Iran’s lack of int’l market access ‘hampers plan to unify foreign exchange rates’
LONDON - Reuters
REUTERS photoIran’s efforts to unify its official exchange rate with the market rate have been stymied by a lack of progress in re-integrating the country in international capital markets, Central Bank Governor Valiollah Seif said on May 19.
Iran has a formal exchange rate set by the Central Bank and an unofficial market rate used more freely.
Policymakers have said previously that they planned to unify the two, with the process originally due to start about six months after the country implemented a deal with major world powers in January aimed at limiting its nuclear activities in return for having sanctions lifted.
“It was our expectation...to be able to connect to the international markets and utilize all the resources available during a reasonable period of time. But unfortunately it did not happen as yet as we expected,” Seif told Reuters in an interview on the sidelines of the Euromoney Iran conference.
“It is a pre-condition to achieve the unification to have access for our foreign exchange resources and ability to move freely these resources around the globe... We would only embark on exchange unification when we are certain about the possibility of sustaining the stability in the foreign exchange market.”
In January, world powers led by the United States and the European Union lifted most sanctions on Iran in return for curbs on its nuclear program.
However, some U.S. sanctions remain in place and U.S. banks remain prohibited from doing business with Iran directly or indirectly because Washington still accuses Tehran of “supporting terrorism.” That has also deterred European institutions for fear of facing U.S. legal problems.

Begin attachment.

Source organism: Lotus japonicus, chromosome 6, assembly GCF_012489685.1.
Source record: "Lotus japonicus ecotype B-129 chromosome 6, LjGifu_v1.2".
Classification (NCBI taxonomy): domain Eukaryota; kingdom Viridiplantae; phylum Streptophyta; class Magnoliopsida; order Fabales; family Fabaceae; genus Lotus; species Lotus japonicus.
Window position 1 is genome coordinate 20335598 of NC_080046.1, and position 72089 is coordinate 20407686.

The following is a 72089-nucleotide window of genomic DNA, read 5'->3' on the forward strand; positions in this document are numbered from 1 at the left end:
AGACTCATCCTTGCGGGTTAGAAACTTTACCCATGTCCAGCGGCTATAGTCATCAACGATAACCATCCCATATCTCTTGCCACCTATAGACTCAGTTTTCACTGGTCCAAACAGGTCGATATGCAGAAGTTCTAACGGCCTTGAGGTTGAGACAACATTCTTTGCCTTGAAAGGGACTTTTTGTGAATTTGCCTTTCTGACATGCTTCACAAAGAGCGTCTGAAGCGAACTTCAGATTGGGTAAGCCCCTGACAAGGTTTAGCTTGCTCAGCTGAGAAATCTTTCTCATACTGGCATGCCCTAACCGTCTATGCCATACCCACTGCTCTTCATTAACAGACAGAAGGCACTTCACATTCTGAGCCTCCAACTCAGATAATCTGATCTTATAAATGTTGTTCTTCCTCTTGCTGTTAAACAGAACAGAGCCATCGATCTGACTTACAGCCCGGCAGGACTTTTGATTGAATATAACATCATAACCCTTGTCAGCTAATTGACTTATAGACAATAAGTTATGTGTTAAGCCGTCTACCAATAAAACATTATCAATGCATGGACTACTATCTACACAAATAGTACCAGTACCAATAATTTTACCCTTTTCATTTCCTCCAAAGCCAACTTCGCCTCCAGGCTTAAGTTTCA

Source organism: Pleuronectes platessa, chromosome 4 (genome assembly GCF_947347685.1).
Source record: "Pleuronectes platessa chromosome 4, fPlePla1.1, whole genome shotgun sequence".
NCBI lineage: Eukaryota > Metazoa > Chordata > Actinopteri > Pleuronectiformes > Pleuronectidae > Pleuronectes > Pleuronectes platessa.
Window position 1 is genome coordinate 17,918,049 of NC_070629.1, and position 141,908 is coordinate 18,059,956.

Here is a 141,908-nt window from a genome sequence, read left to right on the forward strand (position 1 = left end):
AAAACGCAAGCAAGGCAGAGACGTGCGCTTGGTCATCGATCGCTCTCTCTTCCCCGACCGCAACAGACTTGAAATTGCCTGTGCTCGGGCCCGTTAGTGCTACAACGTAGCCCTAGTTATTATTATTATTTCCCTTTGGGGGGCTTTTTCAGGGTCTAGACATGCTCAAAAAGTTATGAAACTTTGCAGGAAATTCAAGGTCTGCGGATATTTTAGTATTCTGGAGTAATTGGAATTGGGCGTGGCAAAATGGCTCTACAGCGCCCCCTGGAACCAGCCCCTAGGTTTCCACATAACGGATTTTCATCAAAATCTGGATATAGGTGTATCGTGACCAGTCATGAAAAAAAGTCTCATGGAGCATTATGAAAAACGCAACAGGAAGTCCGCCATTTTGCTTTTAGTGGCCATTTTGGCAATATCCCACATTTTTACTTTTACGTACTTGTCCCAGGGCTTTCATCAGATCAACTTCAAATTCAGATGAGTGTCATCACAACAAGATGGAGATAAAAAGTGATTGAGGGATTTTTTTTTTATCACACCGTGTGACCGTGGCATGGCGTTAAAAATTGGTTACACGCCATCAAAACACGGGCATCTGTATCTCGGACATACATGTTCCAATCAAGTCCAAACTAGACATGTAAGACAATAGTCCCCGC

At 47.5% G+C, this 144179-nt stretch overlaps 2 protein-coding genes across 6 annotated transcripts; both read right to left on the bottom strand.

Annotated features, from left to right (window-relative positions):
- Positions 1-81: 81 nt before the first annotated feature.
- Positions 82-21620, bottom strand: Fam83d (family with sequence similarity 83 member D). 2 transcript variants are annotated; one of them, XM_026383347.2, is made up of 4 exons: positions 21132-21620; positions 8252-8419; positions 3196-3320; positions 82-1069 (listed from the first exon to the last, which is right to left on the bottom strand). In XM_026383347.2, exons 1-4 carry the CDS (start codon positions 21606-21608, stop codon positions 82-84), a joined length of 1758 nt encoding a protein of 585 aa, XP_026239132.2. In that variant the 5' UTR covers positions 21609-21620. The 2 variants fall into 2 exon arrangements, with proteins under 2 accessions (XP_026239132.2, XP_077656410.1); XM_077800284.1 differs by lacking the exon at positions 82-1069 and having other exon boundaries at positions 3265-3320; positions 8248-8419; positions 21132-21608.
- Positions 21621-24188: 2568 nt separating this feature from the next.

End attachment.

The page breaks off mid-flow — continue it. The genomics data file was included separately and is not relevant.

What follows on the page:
Seif, speaking through a translator, said that he would have loved to see access to the global financial system happen already.
“According to the commitments stipulated in the JCPOA we would have loved to see it yesterday,” he said, referring to the formal title of the nuclear deal, the Joint Comprehensive Plan of Action.
“The other parties are not feeling responsible enough to deliver on their commitments. We expect that its delay will be compensated sooner rather than later,” he said, adding the United States had a “specific role” to play in this process and countries could not just pick and choose which bits to implement.
Asked which institutions and countries had shown the most interest in forging closer links with Iran, Seif said Iran’s counterparties in the oil market and for Iranian exports were the ones Tehran was concentrating on.
He named Japan, Korea, Italy, Austria and Spain, but declined to give any further details.
“We think we will see better results in the near future.”
Iran’s economic growth has been well below potential rates due to the impact of sanctions, low energy prices and high interest rates. But Seif said he expected the annual growth rate to reach 8 percent over the next five years, although not this year.
He also said the country was on track to bring inflation, which is currently at around 11 percent, down to single digits during the financial year ending next March.
“It is absolutely plausible for Iran to achieve high growth for a high period of time because of the available resources and its geopolitical position. Given this capacity, it is really only (necessary) for conditions to be right to achieve this.”